saves a few more hundred bytes for the whole page. In the end I only
       got 4 different values :
       http://www.example.com/
       http://www.example.com/sites/news/files/css/css_RWicSr_h9UxCJrAbE57UbNf_oNYhtaF5YghFXJemVNQ.css
       http://www.example.com/sites/news/files/css/css_lKoFARDAyB20ibb5wNG8nMhflDNNW_Nb9DsNprYt8mk.css
       http://www.example.com/sites/news/files/css/css_qSyFGRLc-tslOV1oF9GCzEe1eGDn4PP7vOM1HGymNYU.css

    Among the improvements I'm thinking about, we could decide to use relative
    URIs when the site is the same. I don't know either if it's of any use on
    the server side to know that the request was emitted for a specific CSS.

  - If-Modified-Since: Fri, 27 Apr 2012 14:41:31 GMT
    => I have encoded this one on 32 and 64 bits and immediately saved 3.1 and
       2.6 kB respectively. Well, storing 4 more bytes per request might be
       wasted considering that we probably don't need a nanosecond resolution
       for 585 years. But 40-48 bits might be fine.

  - Cache-Control: max-age=0
    => I suspect the user hit the Refresh button, this was present in about
       half the requests. Anyway, this raises the question of the length it
       requires for something which is just a boolean here ("ignore cache").
       Probably that a client has very few Cache-Control header values to
       send, and that reducing this to a smaller set would be beneficial.

  - If-None-Match: "3013140661"
    => I guess there is nothing we can do on this one, except suggest that
       implementors use more bits and less bytes to emit their etags.

  - Cookie: xtvrn=$OaiJty$; xtan327981=c; xtant327981=c; has_js=c; __utma=KBjWnx24Q.7qFKqmB7v.i0JDH91L_R.0kU2W1uL49.JM4KtFLV0b.C; __utmc=Rae9ZgQHz; __utmz=NRSZOcCWV.d5MlK5RJsi.-.f.N8J73w=S1SLuT_j0m.O8|VsIxwE=(jHw58obb)|r9SgsT=WQfZe8jr|pFSZGH=/@/qwDyMw3I; __gads=td=ASP_D5ml4Ebevrej:R=pvxltafqZK:x=E4FUn3YiNldW3rhxzX6YlCptZp8zF-b5qc; _chartbeat2=oQvb8k_G9tduhauf.LqOukjnlaaE7K.uDBaR79E1WT4t.Kr9L_lIrOtruE8; __qca=LC9oiRpFSWShYlxUtD37GJ2k8AL; __utmb=vG8UMEjrz.Qf.At.pXD61lUeHZ; pm8196_1=c; pm8194_1=c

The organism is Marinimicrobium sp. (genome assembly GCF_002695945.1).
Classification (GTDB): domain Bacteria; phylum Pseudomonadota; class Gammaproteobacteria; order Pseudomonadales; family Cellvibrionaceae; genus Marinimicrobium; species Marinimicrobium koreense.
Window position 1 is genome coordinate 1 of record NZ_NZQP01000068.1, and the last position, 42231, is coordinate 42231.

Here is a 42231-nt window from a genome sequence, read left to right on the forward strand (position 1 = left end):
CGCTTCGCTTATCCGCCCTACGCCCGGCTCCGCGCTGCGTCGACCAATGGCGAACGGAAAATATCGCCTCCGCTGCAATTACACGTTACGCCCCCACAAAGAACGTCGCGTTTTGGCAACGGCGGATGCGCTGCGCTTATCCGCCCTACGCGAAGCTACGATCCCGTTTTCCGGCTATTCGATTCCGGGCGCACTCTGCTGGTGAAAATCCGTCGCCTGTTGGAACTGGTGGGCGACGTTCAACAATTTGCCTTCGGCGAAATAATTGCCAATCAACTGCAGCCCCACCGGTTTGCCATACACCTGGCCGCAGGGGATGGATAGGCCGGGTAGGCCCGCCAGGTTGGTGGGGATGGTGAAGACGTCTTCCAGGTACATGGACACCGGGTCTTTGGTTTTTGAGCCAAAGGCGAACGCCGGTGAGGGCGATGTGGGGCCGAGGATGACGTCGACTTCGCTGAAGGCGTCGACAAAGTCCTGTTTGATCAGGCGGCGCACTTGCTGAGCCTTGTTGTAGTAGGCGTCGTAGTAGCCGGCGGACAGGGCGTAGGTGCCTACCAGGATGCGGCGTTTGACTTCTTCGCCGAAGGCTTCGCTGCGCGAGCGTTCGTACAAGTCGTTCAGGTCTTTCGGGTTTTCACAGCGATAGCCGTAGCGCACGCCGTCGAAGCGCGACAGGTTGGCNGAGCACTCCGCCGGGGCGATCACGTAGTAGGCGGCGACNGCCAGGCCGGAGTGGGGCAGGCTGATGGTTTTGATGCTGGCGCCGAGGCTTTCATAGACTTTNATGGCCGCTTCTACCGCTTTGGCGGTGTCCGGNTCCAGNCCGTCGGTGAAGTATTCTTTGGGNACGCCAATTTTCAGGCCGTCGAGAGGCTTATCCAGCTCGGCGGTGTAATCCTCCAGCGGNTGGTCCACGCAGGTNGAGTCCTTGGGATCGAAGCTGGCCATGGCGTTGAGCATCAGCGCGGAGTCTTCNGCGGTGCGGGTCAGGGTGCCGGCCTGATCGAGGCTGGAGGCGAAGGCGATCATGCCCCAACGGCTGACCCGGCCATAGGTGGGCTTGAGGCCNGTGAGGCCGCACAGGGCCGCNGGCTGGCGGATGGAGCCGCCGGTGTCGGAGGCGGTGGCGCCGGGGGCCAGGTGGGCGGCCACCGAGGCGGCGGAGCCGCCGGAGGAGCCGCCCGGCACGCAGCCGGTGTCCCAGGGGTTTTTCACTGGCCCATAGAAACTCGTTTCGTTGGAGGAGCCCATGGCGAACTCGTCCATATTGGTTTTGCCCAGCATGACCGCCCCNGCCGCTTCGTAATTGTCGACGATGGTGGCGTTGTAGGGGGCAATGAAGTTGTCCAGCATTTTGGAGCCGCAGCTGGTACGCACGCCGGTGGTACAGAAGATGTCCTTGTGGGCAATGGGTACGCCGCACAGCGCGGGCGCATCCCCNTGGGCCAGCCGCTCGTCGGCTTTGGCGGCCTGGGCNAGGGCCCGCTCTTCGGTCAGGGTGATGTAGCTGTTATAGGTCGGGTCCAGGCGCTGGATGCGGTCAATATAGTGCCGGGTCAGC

=> amazingly, this one compresses extremely well with the above scheme,
       because additions are performed at the end so consecutive cookies keep
       a lot in common, and changes are not too frequent. However, given the
       omnipresent usage of cookies, I was wondering why we should not create
       a new entity of its own for the cookies instead of abusing the Cookie
       header. It would make it a lot easier for both ends to find what they
       need. For instance, a load balancer just needs to find a server name
       in the thing above. What a waste of on-wire bits and of CPU cycles !

BTW, binary encoding would probably also help addressing a request I often
hear in banking environments : the need to sign/encrypt/compress only certain
headers or cookies. Right now when people do this, they have to base64-encode
the result, which is another transformation at both ends and inflates the
data. If we make provisions in the protocol for announcing encrypted or
compressed headers using 2-3 bits, it might become more usable. I'm not
convinced it provides any benefit between a browser and an origin server
though. So maybe it will remain application-specific and the transport
just has to make it easier to emit 8-bit data in header field values.

Has anyone any opinion on the subject above ? Or ideas about other things
that terribly clobber the upstream pipe and that should be fixed in 2.0 ?

I hope I'll soon find some time to update our draft to reflect recent updates
and findings.

Regards,
Willy

--
[1] http://tools.ietf.org/id/draft-tarreau-httpbis-network-friendly-00.txt
[2] http://1wt.eu/http2/
Received on Sunday, 10 June 2012 23:18:26 GMT